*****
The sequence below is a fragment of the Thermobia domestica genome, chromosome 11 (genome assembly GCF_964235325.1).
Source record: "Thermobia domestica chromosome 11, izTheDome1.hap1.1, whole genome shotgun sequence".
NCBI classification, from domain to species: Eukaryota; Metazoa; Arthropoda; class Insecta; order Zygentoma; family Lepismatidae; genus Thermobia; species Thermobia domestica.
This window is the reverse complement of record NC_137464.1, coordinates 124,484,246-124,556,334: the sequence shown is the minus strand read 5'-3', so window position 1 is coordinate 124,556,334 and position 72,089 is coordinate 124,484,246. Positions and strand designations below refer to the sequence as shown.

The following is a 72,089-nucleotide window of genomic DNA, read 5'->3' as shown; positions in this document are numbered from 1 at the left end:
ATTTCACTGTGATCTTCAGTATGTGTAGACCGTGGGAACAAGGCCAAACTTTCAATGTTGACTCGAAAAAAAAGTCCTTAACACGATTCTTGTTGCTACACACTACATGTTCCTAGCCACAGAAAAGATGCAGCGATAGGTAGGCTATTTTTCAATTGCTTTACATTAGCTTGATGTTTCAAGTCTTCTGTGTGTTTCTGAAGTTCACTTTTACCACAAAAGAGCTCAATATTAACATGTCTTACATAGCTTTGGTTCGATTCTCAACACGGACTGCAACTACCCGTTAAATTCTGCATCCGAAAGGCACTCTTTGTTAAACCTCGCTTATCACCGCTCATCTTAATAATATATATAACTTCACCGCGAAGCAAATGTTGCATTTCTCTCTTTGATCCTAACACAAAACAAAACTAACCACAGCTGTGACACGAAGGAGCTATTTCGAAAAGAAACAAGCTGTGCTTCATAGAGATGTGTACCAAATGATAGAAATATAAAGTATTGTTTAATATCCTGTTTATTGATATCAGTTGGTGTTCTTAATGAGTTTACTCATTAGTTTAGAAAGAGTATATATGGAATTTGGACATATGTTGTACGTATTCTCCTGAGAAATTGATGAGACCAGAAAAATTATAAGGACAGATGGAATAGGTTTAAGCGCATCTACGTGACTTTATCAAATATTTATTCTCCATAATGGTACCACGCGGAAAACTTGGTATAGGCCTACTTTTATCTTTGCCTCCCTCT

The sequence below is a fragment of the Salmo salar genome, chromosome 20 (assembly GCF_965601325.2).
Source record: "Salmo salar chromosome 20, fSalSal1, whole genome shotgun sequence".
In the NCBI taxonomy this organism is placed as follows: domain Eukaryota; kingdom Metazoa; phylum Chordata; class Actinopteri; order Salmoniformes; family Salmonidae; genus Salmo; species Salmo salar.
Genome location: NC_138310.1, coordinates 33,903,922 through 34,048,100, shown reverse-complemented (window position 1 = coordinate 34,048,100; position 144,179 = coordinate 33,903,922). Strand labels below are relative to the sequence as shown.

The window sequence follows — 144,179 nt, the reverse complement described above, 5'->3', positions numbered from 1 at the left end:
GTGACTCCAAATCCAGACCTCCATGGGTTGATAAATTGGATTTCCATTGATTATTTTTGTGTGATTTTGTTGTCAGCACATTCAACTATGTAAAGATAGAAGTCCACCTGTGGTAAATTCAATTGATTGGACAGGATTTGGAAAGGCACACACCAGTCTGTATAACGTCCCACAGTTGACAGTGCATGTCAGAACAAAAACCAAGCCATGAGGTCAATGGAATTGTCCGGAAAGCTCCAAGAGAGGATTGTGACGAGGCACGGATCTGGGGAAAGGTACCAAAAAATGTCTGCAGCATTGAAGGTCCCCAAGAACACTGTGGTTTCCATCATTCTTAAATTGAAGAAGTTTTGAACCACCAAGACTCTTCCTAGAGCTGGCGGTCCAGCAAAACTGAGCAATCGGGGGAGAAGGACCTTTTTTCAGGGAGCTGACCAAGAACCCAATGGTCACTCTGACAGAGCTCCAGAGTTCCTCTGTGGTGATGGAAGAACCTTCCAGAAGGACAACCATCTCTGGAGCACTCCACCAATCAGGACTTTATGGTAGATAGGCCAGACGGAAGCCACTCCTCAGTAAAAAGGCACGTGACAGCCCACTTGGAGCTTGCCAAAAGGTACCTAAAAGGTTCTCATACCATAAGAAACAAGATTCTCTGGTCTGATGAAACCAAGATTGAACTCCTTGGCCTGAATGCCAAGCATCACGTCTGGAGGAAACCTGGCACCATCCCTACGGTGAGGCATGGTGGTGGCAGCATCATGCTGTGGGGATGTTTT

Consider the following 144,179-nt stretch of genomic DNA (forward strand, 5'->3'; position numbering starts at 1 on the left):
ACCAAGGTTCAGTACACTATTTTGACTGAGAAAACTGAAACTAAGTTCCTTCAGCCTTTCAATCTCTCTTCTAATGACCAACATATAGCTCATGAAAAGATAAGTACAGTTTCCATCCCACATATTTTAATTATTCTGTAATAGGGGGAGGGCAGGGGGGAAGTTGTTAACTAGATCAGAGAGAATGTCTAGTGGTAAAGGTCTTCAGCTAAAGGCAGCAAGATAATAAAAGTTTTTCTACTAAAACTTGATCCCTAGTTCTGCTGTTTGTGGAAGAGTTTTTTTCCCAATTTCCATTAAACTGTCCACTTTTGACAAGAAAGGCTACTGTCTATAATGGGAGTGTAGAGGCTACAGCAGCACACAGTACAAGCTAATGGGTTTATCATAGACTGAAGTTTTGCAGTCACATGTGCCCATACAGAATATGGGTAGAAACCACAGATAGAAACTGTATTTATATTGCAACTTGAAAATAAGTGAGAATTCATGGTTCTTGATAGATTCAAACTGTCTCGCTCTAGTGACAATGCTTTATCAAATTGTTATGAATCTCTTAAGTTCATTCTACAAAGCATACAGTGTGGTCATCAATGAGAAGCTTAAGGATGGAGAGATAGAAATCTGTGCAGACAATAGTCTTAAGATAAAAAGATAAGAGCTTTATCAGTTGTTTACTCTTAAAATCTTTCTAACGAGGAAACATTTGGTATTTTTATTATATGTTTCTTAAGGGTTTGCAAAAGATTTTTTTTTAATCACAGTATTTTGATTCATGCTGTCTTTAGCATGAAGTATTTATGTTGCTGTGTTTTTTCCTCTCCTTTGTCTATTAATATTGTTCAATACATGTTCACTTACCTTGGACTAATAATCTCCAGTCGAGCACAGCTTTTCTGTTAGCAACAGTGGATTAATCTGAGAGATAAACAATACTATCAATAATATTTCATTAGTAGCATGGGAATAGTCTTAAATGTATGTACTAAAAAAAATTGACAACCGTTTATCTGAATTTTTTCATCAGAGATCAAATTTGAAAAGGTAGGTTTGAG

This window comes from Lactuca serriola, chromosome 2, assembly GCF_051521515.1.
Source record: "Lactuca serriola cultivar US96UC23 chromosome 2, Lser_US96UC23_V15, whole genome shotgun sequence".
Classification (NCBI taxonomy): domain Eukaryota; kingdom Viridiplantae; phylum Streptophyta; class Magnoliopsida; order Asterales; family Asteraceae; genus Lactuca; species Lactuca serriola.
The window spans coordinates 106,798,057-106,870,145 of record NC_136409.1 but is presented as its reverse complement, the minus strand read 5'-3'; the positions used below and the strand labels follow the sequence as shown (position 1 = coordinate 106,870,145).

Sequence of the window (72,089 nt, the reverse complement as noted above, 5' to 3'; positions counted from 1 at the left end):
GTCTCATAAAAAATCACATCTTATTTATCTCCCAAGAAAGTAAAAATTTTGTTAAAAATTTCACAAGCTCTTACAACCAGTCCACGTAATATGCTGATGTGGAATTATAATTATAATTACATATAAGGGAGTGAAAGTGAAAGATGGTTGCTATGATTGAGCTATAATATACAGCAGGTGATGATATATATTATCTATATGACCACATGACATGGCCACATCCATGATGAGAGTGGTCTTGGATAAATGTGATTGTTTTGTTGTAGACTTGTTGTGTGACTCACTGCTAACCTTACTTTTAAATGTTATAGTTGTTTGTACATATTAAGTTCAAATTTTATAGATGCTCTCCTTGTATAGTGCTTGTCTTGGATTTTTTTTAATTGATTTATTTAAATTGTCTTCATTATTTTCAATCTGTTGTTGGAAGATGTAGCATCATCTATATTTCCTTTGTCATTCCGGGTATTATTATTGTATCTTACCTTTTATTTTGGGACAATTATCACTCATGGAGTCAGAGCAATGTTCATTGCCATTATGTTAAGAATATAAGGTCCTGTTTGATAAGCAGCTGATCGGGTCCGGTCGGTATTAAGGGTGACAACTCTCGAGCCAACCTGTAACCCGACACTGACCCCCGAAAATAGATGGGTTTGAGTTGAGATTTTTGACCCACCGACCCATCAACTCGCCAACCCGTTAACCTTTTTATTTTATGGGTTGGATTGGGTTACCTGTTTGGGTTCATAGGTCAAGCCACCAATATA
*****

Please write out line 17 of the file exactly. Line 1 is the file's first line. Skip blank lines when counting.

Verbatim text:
Classification (NCBI taxonomy): domain Eukaryota; kingdom Viridiplantae; phylum Streptophyta; class Magnoliopsida; order Asterales; family Asteraceae; genus Lactuca; species Lactuca serriola.